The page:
Whilst the single player mode is fun and offers a lot of variety, there’s also a multiplayer mode to delve into. The AI is very serviceable, and I found it rather challenging on the easiest difficulty, let alone the hardest! However, there’s much more fun and humour to be had in grabbing a few friends and playing a local multiplayer match. I don’t want to say this is where the heart of the game lies because ultimately it’s a different, party style of experience. Still, there’s something ultimately more fair, satisfying and consistent in facing off against real human opponents. I found a few exploit techniques that worked fairly consistently against certain AI opponents, where most had a weakness that was easy to notice. Perhaps that’s a good sign of intentional design however; that they do have those blind spots or playstyles that can be countered? It’s hard to tell, but I’ll give the benefit of the doubt here and go with good design!
Overall, SpiritSphere offers a great little package. Considering it has such a simple mechanic, it does a lot with it, and adds more variety with different types of items, spheres, and characters. The game could have easily stayed with a standard character type, one arena, and a default sphere, and it would still be engaging and fun to play with. The variety that comes out of limiting the game design to emulate the restrictions and capabilities of the era it draws visual and musical inspiration from however, means that the gameplay loop is nice and tight without fluff or distraction. It’s one of those pure experiences that just allows you to play, and doesn’t put anything in the way of that enjoyment beyond a first-time-bootup tutorial.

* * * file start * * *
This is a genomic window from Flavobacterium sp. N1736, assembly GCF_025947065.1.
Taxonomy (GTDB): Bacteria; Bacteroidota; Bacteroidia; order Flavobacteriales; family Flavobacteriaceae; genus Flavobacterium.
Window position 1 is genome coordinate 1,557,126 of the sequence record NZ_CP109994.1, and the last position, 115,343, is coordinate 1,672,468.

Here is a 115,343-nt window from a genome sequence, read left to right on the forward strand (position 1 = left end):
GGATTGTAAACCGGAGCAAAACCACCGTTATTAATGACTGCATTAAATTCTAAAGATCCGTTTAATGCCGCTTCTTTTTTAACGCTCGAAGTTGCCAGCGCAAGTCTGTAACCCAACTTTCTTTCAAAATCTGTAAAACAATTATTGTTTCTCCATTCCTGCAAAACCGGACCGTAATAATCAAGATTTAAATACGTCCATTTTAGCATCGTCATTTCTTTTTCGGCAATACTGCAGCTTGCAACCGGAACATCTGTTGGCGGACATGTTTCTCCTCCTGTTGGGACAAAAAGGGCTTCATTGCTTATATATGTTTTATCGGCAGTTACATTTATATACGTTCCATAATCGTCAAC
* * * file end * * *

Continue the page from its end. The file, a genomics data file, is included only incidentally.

In the same way that a game like Rocket League can create its own unique variation of a sport, I think SpiritSphere manages to accomplish just as much – even when it applies a very strict set of retro-restrictions to itself in the process. Personally, I think it’s better off for having done that. If you’re looking for something unique with a great replayability factor – and most of all, lots of fun – then SpiritSphere is worth checking out.